ERIC Number: ED160825
Record Type: Non-Journal
Publication Date: 1976
Reference Count: N/A
Women Traffic Officer Project. Final Report.
Department of California Highway Patrol, Sacramento, CA.
To determine the feasibility of employing women as state traffic officers (STOs), the California Highway Patrol (CHP) conducted a two-year study. The CHP employed forty-one women and forty-two men as traffic officers and gave them the standard sixteen-week training given all new officers. After graduation, the officers were assigned to highway patrol commands in various parts of the state and their performance was evaluated. The department also conducted surveys of the public and of department personnel during both years of the study to discover the attitudes that existed about women STOs. The study concluded that it is feasible to employ women as STOs; the cost of recruiting, training, and maintaining a woman as an STO is higher than for a man, but not exorbitantly so; improved selection and training procedures can reduce the cost of employing women; and academy grades were strongly correlated with men's and women's performance in the field. Doubts about the ability of women to perform as STOs centered primarily around the issue of physical strength, but the data collected was not sufficient to resolve the issue. It was recommended that future STO recruitment efforts be aimed toward those candidates most likely to meet the job qualifications; future research should be conducted on minimum physical qualifications for STOs; the minimum education requirements for STOs should be raised to include college hours; and individualized training should be provided to cadets during academy training. (About three-quarters of the document consists of appended materials.) (LMS)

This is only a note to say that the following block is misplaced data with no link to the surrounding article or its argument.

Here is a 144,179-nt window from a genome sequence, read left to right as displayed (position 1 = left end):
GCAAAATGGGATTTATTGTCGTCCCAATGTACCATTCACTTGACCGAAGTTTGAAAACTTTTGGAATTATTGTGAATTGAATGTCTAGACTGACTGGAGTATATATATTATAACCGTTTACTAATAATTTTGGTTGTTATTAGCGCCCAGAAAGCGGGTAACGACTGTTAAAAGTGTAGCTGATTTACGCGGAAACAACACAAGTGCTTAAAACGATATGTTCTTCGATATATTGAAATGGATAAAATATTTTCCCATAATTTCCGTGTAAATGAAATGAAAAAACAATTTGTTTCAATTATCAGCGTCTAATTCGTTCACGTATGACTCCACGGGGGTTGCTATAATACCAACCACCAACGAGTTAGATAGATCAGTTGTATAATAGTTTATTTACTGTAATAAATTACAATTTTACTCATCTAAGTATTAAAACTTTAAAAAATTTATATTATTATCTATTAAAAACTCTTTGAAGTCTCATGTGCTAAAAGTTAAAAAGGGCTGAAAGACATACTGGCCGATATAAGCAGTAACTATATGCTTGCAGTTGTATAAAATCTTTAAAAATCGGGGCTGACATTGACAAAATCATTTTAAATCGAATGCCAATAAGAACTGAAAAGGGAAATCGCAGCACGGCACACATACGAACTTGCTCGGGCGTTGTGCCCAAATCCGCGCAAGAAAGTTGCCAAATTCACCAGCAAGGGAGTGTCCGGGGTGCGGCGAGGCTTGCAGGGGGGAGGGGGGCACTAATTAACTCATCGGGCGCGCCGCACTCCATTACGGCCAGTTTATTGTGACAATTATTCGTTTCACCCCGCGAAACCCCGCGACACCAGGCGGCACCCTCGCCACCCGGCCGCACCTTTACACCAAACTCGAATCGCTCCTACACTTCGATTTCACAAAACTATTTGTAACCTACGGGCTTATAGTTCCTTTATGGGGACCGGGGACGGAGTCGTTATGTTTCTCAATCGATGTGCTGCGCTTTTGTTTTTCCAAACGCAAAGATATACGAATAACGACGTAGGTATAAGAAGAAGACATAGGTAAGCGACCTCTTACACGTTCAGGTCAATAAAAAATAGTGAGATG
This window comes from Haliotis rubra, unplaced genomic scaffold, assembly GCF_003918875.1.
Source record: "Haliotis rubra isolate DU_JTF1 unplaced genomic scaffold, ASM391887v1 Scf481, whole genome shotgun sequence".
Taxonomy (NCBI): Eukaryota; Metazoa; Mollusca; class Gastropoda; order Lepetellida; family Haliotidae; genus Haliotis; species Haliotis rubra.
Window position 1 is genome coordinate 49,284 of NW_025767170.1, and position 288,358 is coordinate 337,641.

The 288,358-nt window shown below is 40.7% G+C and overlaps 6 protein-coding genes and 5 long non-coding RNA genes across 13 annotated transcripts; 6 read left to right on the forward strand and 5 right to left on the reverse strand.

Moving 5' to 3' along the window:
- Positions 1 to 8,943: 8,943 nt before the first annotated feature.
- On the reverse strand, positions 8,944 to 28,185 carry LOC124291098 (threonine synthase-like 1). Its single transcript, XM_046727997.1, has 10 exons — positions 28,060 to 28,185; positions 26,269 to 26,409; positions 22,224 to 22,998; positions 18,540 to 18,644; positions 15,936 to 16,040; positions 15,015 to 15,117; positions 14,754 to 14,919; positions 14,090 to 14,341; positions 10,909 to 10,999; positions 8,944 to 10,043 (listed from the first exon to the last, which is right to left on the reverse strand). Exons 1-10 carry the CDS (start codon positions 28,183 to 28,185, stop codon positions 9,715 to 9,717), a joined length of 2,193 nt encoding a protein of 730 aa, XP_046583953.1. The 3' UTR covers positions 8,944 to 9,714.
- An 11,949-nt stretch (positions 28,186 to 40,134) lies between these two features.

Publication Type: Reports - Descriptive
Education Level: N/A
Authoring Institution: Department of California Highway Patrol, Sacramento, CA.
Identifiers - Location: California